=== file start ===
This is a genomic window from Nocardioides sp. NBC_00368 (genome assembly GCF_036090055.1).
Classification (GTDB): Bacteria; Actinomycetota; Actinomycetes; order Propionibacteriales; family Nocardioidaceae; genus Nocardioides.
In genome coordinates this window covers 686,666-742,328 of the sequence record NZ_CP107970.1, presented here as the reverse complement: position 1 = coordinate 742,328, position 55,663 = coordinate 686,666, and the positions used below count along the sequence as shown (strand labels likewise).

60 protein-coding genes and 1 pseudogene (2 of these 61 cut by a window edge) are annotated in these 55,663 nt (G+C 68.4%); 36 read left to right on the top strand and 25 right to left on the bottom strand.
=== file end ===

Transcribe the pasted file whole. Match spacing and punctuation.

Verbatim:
This is a genomic window from Nocardioides sp. NBC_00368 (genome assembly GCF_036090055.1).
Classification (GTDB): Bacteria; Actinomycetota; Actinomycetes; order Propionibacteriales; family Nocardioidaceae; genus Nocardioides.
In genome coordinates this window covers 686,666-742,328 of the sequence record NZ_CP107970.1, presented here as the reverse complement: position 1 = coordinate 742,328, position 55,663 = coordinate 686,666, and the positions used below count along the sequence as shown (strand labels likewise).

60 protein-coding genes and 1 pseudogene (2 of these 61 cut by a window edge) are annotated in these 55,663 nt (G+C 68.4%); 36 read left to right on the top strand and 25 right to left on the bottom strand.